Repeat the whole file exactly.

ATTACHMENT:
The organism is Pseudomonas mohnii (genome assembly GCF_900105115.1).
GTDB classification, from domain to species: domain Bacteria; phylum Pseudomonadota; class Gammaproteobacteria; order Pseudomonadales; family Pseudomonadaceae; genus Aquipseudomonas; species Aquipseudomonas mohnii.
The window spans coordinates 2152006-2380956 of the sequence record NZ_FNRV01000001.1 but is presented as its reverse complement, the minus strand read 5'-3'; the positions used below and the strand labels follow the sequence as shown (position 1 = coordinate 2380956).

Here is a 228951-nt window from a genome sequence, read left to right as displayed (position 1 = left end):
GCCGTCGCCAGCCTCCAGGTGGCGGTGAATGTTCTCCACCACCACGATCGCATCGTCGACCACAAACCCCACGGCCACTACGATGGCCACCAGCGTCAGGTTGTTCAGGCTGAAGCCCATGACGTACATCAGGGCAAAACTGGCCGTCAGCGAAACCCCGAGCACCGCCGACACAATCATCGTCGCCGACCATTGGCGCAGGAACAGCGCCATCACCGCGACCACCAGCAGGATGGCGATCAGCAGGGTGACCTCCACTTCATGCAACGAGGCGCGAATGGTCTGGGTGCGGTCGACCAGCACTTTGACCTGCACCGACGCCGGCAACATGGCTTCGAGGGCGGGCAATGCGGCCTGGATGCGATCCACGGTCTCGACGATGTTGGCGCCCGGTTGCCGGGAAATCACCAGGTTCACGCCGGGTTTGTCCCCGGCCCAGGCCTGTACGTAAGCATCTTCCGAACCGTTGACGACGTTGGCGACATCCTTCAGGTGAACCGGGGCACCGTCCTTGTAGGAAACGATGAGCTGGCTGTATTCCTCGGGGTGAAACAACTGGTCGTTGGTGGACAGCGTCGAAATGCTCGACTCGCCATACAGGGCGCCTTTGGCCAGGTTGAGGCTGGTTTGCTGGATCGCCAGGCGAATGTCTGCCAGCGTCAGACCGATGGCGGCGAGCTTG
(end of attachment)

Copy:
The organism is Pseudomonas mohnii (genome assembly GCF_900105115.1).
GTDB classification, from domain to species: domain Bacteria; phylum Pseudomonadota; class Gammaproteobacteria; order Pseudomonadales; family Pseudomonadaceae; genus Aquipseudomonas; species Aquipseudomonas mohnii.
The window spans coordinates 2152006-2380956 of the sequence record NZ_FNRV01000001.1 but is presented as its reverse complement, the minus strand read 5'-3'; the positions used below and the strand labels follow the sequence as shown (position 1 = coordinate 2380956).

Here is a 228951-nt window from a genome sequence, read left to right as displayed (position 1 = left end):
GCCGTCGCCAGCCTCCAGGTGGCGGTGAATGTTCTCCACCACCACGATCGCATCGTCGACCACAAACCCCACGGCCACTACGATGGCCACCAGCGTCAGGTTGTTCAGGCTGAAGCCCATGACGTACATCAGGGCAAAACTGGCCGTCAGCGAAACCCCGAGCACCGCCGACACAATCATCGTCGCCGACCATTGGCGCAGGAACAGCGCCATCACCGCGACCACCAGCAGGATGGCGATCAGCAGGGTGACCTCCACTTCATGCAACGAGGCGCGAATGGTCTGGGTGCGGTCGACCAGCACTTTGACCTGCACCGACGCCGGCAACATGGCTTCGAGGGCGGGCAATGCGGCCTGGATGCGATCCACGGTCTCGACGATGTTGGCGCCCGGTTGCCGGGAAATCACCAGGTTCACGCCGGGTTTGTCCCCGGCCCAGGCCTGTACGTAAGCATCTTCCGAACCGTTGACGACGTTGGCGACATCCTTCAGGTGAACCGGGGCACCGTCCTTGTAGGAAACGATGAGCTGGCTGTATTCCTCGGGGTGAAACAACTGGTCGTTGGTGGACAGCGTCGAAATGCTCGACTCGCCATACAGGGCGCCTTTGGCCAGGTTGAGGCTGGTTTGCTGGATCGCCAGGCGAATGTCTGCCAGCGTCAGACCGATGGCGGCGAGCTTG